Patent Thicket Remedies

Alex Brill and Christy Robinson

Yesterday, the Initiative for Medicines, Access, and Knowledge (I-MAK) took an important step by proposing six policy solutions to address patent thickets that block generic and biosimilar drug competition. I-MAK’s blueprint, available here, is easy to digest and worth a read. As we have written, patent thickets—a strategy brand drugmakers use whereby they obtain many overlapping patents on a product, often after it is on the market—unduly limit competition and harm consumers by delaying savings and access.

I-MAK has for years raised the alarm about patent thickets. Their new blueprint is a practical step toward ending this anticompetitive tactic. Unfortunately, five of the six solutions have a legislative component. We say unfortunate because patent reform proposals before Congress have already stalled.

Some lawmakers are aware that drugmakers have taken advantage of the patent system to extend monopolies on their products. But thus far, Congress has lacked the willpower to enact patent reform proposals. While I-MAK’s blueprint risks the same near-term fate as proposals already approved by the Senate Judiciary Committee but not voted on by the full Senate, we must not give up the fight.

And maybe the glass isn’t half empty. There has been progress on several fronts. Executive Order 14036, signed by President Biden in July 2021, kicked off a new cooperative exchange between the Patent and Trademark Office (PTO) and the Food and Drug Administration (FDA). Since then, the PTO and FDA have requested public comments, held a stakeholder listening session, and organized multiple cross-training sessions. As the FDA describes, the two agencies “are engaged in a robust set of initiatives aimed at protecting and promoting U.S. innovation while advancing marketplace competition that can lower drug prices for all Americans.”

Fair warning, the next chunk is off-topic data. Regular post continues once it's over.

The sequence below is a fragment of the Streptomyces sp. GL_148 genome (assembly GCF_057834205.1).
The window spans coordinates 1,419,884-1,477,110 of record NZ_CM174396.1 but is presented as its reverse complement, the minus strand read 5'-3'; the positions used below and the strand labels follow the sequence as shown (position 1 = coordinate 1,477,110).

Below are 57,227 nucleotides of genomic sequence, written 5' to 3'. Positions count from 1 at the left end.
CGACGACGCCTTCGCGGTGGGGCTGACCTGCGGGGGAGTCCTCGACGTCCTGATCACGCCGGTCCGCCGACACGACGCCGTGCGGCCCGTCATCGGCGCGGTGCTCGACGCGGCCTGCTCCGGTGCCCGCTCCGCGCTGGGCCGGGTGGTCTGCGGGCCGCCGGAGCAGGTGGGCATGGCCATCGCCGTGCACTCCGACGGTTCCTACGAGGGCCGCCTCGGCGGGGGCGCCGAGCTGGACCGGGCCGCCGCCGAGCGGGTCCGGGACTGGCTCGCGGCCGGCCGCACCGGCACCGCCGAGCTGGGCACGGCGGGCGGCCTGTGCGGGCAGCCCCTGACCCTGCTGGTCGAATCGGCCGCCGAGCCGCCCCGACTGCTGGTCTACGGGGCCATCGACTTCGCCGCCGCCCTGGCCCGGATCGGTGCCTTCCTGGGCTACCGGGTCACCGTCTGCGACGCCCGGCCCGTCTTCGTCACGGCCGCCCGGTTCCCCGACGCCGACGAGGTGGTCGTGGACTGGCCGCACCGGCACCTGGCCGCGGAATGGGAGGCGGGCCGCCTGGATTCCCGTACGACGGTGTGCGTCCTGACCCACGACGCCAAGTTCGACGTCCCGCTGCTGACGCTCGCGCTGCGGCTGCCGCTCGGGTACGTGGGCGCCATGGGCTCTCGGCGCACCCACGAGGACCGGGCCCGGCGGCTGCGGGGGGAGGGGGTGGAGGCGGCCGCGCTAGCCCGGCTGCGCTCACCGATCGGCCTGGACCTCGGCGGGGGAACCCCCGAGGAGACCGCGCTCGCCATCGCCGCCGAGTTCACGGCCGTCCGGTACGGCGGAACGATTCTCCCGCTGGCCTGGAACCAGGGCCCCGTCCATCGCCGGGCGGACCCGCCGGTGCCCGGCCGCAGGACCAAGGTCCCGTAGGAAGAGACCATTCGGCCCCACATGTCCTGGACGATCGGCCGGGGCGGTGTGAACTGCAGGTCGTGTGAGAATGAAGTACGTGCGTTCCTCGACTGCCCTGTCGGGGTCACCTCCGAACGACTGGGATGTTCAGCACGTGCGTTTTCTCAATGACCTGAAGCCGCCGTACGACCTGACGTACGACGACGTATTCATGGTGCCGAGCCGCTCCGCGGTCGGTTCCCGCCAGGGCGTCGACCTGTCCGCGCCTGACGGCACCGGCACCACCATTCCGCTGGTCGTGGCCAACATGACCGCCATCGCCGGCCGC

More information about these collaborative efforts is available here and here. Public comments, over 200 in total, can be found here. In 2024, the PTO and FDA will likely announce additional steps toward improving the patent system with respect to pharmaceuticals. While regulatory reforms and staff training can’t solve the patent-related challenges inhibiting timely drug competition, they can certainly help. And when it comes to the healthcare savings that patent thickets are delaying, we need all the help we can get.